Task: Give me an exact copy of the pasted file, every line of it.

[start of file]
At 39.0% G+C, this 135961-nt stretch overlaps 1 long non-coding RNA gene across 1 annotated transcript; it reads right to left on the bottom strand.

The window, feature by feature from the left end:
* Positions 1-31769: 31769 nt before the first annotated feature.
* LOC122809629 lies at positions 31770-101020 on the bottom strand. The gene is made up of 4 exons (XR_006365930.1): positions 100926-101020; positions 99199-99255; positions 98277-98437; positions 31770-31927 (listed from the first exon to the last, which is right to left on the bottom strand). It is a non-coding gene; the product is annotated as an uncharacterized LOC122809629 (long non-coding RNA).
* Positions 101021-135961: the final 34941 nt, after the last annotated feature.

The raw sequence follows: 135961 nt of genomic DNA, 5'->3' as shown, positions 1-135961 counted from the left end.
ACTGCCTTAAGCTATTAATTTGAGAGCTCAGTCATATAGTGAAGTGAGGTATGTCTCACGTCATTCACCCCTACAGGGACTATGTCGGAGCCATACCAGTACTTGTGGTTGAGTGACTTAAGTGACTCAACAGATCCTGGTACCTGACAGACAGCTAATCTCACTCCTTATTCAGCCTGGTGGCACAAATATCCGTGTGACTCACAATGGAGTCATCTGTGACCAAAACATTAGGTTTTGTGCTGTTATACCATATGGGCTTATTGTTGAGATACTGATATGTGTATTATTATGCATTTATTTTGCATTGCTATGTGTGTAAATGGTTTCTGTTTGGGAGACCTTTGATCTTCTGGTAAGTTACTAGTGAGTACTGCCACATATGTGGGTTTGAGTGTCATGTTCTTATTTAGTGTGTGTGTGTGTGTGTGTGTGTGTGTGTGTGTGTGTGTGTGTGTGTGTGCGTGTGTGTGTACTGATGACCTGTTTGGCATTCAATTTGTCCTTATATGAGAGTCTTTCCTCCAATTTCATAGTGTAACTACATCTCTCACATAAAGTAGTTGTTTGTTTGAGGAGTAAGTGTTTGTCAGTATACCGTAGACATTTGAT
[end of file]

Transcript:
At 39.0% G+C, this 135961-nt stretch overlaps 1 long non-coding RNA gene across 1 annotated transcript; it reads right to left on the bottom strand.

The window, feature by feature from the left end:
* Positions 1-31769: 31769 nt before the first annotated feature.
* LOC122809629 lies at positions 31770-101020 on the bottom strand. The gene is made up of 4 exons (XR_006365930.1): positions 100926-101020; positions 99199-99255; positions 98277-98437; positions 31770-31927 (listed from the first exon to the last, which is right to left on the bottom strand). It is a non-coding gene; the product is annotated as an uncharacterized LOC122809629 (long non-coding RNA).
* Positions 101021-135961: the final 34941 nt, after the last annotated feature.

The raw sequence follows: 135961 nt of genomic DNA, 5'->3' as shown, positions 1-135961 counted from the left end.
ACTGCCTTAAGCTATTAATTTGAGAGCTCAGTCATATAGTGAAGTGAGGTATGTCTCACGTCATTCACCCCTACAGGGACTATGTCGGAGCCATACCAGTACTTGTGGTTGAGTGACTTAAGTGACTCAACAGATCCTGGTACCTGACAGACAGCTAATCTCACTCCTTATTCAGCCTGGTGGCACAAATATCCGTGTGACTCACAATGGAGTCATCTGTGACCAAAACATTAGGTTTTGTGCTGTTATACCATATGGGCTTATTGTTGAGATACTGATATGTGTATTATTATGCATTTATTTTGCATTGCTATGTGTGTAAATGGTTTCTGTTTGGGAGACCTTTGATCTTCTGGTAAGTTACTAGTGAGTACTGCCACATATGTGGGTTTGAGTGTCATGTTCTTATTTAGTGTGTGTGTGTGTGTGTGTGTGTGTGTGTGTGTGTGTGTGTGTGTGTGTGCGTGTGTGTGTACTGATGACCTGTTTGGCATTCAATTTGTCCTTATATGAGAGTCTTTCCTCCAATTTCATAGTGTAACTACATCTCTCACATAAAGTAGTTGTTTGTTTGAGGAGTAAGTGTTTGTCAGTATACCGTAGACATTTGAT